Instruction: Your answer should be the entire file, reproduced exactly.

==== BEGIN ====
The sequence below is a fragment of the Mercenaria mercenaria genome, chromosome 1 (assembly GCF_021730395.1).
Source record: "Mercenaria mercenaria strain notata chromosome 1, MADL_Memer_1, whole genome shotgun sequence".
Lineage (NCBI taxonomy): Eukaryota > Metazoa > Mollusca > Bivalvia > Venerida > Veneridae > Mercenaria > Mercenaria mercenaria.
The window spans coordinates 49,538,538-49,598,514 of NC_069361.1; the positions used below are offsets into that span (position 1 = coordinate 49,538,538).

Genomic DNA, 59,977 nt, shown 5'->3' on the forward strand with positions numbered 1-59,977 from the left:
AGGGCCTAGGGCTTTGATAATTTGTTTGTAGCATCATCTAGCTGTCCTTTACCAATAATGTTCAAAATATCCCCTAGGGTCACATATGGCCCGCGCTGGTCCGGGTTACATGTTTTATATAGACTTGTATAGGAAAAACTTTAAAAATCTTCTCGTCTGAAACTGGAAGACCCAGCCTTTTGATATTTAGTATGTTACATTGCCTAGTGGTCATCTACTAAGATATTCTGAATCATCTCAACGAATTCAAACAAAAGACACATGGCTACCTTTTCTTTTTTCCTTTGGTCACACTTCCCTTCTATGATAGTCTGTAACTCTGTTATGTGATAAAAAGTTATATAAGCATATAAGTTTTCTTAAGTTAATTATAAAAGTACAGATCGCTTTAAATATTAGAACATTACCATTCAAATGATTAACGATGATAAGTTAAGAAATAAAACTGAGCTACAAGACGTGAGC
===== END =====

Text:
The sequence below is a fragment of the Mercenaria mercenaria genome, chromosome 1 (assembly GCF_021730395.1).
Source record: "Mercenaria mercenaria strain notata chromosome 1, MADL_Memer_1, whole genome shotgun sequence".
Lineage (NCBI taxonomy): Eukaryota > Metazoa > Mollusca > Bivalvia > Venerida > Veneridae > Mercenaria > Mercenaria mercenaria.
The window spans coordinates 49,538,538-49,598,514 of NC_069361.1; the positions used below are offsets into that span (position 1 = coordinate 49,538,538).

Genomic DNA, 59,977 nt, shown 5'->3' on the forward strand with positions numbered 1-59,977 from the left:
AGGGCCTAGGGCTTTGATAATTTGTTTGTAGCATCATCTAGCTGTCCTTTACCAATAATGTTCAAAATATCCCCTAGGGTCACATATGGCCCGCGCTGGTCCGGGTTACATGTTTTATATAGACTTGTATAGGAAAAACTTTAAAAATCTTCTCGTCTGAAACTGGAAGACCCAGCCTTTTGATATTTAGTATGTTACATTGCCTAGTGGTCATCTACTAAGATATTCTGAATCATCTCAACGAATTCAAACAAAAGACACATGGCTACCTTTTCTTTTTTCCTTTGGTCACACTTCCCTTCTATGATAGTCTGTAACTCTGTTATGTGATAAAAAGTTATATAAGCATATAAGTTTTCTTAAGTTAATTATAAAAGTACAGATCGCTTTAAATATTAGAACATTACCATTCAAATGATTAACGATGATAAGTTAAGAAATAAAACTGAGCTACAAGACGTGAGC